The proposed sale is conditional on due diligence and the agreement of Tiphook's lenders and shareholders. If it goes through, it will reduce the group's aggregate debts to less than pounds 400m, and leave the company with an opportunity for recovery through its trailer and railway carriage businesses.
Observers said the deal was a remarkable escape from oblivion for the crisis-ridden group and its controversial chairman, Robert Montague. Most analysts were staggered by the price Transamerica was prepared to pay for the containers, which have a book value of between pounds 500m and pounds 600m. 'By my calculation, Transamerica is paying the equivalent of dollars 2,400 per container,' said Adam Moskowitz, an analyst at BDS Securities in New York. 'They could have bought them new for that.'
Chris Kane, of Salomon Brothers, said the price was 35 per cent higher than the most optimistic expectations. 'I guess Transamerica is taking the view that it's worth paying that much for market share and to have the assets on board for a recovery in world trade.'
The news cheered shareholders and the holders of dollars 700m of Tiphook bonds in the US. In London, the shares, which have been in free fall in recent weeks, recovered from 44p to 63p. In New York, the company's American Depositary Receipts, which comprise three ordinary shares, rose dollars 1.50 to dollars 3. The bonds, which were trading at less than 60 per cent of par value, jumped to 80 per cent.
But observers were cautious about the prospects for a slimmed- down group. 'It appears to be a very good deal for the banks, which will get all their money back,' said Richard Bernstein, an analyst at City Marketing.
'But the container division made 97 per cent of the group's profits before tax and exceptional items last year. Trailers made just pounds 3m, so the position is less clear for shareholders and bondholders.'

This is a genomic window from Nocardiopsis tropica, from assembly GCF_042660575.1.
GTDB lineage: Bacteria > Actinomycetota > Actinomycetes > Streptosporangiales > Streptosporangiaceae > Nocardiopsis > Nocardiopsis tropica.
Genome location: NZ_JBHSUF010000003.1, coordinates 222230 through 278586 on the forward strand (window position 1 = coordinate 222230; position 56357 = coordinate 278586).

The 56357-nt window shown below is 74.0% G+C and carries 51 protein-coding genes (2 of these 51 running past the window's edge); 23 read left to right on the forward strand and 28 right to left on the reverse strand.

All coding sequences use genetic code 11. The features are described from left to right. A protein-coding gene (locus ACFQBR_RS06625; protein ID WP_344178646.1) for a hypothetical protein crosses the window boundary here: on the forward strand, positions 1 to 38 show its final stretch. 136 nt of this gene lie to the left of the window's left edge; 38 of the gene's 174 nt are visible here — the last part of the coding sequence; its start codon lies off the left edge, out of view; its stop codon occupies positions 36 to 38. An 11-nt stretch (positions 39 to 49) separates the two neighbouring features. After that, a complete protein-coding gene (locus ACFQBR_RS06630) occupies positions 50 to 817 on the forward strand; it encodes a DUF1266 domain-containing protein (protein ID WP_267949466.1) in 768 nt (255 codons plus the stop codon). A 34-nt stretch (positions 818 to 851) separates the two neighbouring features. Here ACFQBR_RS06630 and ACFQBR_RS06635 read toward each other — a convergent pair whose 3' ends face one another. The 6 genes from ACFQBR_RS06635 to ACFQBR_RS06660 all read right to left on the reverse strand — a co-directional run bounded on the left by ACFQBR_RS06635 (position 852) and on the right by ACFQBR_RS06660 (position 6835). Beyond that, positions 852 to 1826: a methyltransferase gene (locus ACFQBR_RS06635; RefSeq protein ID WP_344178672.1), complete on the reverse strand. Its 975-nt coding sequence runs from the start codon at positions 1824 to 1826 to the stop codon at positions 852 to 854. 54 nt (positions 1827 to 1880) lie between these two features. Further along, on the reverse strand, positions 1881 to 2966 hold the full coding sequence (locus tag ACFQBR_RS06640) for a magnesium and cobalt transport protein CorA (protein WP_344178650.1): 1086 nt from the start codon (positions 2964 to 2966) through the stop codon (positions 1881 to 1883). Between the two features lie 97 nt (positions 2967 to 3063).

Sources close to Tiphook suggested that the price reflected competition to buy the business and pointed to a clause in the agreement that requires Tiphook to pay Transamerica compensation of pounds 20m if the deal falls through and the containers are sold to a third party.
Other potential bidders for the assets included GE Capital, the giant US corporation, whose subsidiary, Genstar, is the world's biggest container-leasing operation.
The deal will spring Transamerica into second place globally, with about 950,000 units compared with Genstar's 1.2 million.
Dick Olsen, a Transamerica vice- president, said the US group was paying a fair price for the containers. 'The important thing to stress is that we're buying just the assets, not the business as a whole.'
But analysts pointed out that the assets will come with existing customers, so Transamerica will immediately get the cash flow from the containers that are rented out - about 80 per cent of the fleet.
A Tiphook spokesman said a circular would be sent to shareholders by the end of the year giving more details of the structure of the new Tiphook. It was hoped that the deal could be concluded in January, following a shareholders' meeting.
He added that there would be management changes, and that the search for a new chief executive was being intensified, but Mr Montague would remain chairman.
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